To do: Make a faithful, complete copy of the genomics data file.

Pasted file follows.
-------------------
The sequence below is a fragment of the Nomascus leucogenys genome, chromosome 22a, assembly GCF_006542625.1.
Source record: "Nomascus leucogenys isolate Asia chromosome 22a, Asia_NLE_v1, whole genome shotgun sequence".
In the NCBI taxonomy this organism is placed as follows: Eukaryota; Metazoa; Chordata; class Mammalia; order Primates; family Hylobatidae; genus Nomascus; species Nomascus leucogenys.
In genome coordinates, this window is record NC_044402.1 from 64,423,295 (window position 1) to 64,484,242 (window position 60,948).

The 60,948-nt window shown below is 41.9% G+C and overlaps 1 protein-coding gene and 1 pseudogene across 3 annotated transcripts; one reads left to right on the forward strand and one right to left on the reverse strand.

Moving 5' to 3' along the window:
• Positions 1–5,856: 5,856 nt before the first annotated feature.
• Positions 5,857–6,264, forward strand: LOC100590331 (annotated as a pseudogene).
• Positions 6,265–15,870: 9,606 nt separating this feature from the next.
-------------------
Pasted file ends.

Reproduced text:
The sequence below is a fragment of the Nomascus leucogenys genome, chromosome 22a, assembly GCF_006542625.1.
Source record: "Nomascus leucogenys isolate Asia chromosome 22a, Asia_NLE_v1, whole genome shotgun sequence".
In the NCBI taxonomy this organism is placed as follows: Eukaryota; Metazoa; Chordata; class Mammalia; order Primates; family Hylobatidae; genus Nomascus; species Nomascus leucogenys.
In genome coordinates, this window is record NC_044402.1 from 64,423,295 (window position 1) to 64,484,242 (window position 60,948).

The 60,948-nt window shown below is 41.9% G+C and overlaps 1 protein-coding gene and 1 pseudogene across 3 annotated transcripts; one reads left to right on the forward strand and one right to left on the reverse strand.

Moving 5' to 3' along the window:
• Positions 1–5,856: 5,856 nt before the first annotated feature.
• Positions 5,857–6,264, forward strand: LOC100590331 (annotated as a pseudogene).
• Positions 6,265–15,870: 9,606 nt separating this feature from the next.